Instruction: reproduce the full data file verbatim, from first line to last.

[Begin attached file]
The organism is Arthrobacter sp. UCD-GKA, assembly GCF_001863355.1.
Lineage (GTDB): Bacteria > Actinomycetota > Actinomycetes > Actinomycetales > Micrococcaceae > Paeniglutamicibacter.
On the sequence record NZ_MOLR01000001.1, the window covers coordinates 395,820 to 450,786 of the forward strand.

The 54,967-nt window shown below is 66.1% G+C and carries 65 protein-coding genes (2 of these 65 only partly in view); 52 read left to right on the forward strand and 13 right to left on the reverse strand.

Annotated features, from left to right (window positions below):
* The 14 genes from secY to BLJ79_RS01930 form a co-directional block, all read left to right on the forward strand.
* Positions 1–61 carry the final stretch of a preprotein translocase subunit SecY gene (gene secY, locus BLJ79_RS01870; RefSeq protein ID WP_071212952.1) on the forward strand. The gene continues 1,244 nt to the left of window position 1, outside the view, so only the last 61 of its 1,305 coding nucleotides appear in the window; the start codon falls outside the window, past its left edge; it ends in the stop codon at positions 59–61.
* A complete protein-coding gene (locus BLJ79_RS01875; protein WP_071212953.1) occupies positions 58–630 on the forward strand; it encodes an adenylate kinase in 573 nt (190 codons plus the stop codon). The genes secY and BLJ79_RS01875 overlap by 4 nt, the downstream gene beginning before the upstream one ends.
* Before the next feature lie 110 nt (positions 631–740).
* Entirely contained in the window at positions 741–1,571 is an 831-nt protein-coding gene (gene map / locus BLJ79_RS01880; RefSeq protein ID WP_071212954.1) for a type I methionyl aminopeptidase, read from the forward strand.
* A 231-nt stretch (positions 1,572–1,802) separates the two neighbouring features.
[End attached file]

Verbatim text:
The organism is Arthrobacter sp. UCD-GKA, assembly GCF_001863355.1.
Lineage (GTDB): Bacteria > Actinomycetota > Actinomycetes > Actinomycetales > Micrococcaceae > Paeniglutamicibacter.
On the sequence record NZ_MOLR01000001.1, the window covers coordinates 395,820 to 450,786 of the forward strand.

The 54,967-nt window shown below is 66.1% G+C and carries 65 protein-coding genes (2 of these 65 only partly in view); 52 read left to right on the forward strand and 13 right to left on the reverse strand.

Annotated features, from left to right (window positions below):
* The 14 genes from secY to BLJ79_RS01930 form a co-directional block, all read left to right on the forward strand.
* Positions 1–61 carry the final stretch of a preprotein translocase subunit SecY gene (gene secY, locus BLJ79_RS01870; RefSeq protein ID WP_071212952.1) on the forward strand. The gene continues 1,244 nt to the left of window position 1, outside the view, so only the last 61 of its 1,305 coding nucleotides appear in the window; the start codon falls outside the window, past its left edge; it ends in the stop codon at positions 59–61.
* A complete protein-coding gene (locus BLJ79_RS01875; protein WP_071212953.1) occupies positions 58–630 on the forward strand; it encodes an adenylate kinase in 573 nt (190 codons plus the stop codon). The genes secY and BLJ79_RS01875 overlap by 4 nt, the downstream gene beginning before the upstream one ends.
* Before the next feature lie 110 nt (positions 631–740).
* Entirely contained in the window at positions 741–1,571 is an 831-nt protein-coding gene (gene map / locus BLJ79_RS01880; RefSeq protein ID WP_071212954.1) for a type I methionyl aminopeptidase, read from the forward strand.
* A 231-nt stretch (positions 1,572–1,802) separates the two neighbouring features.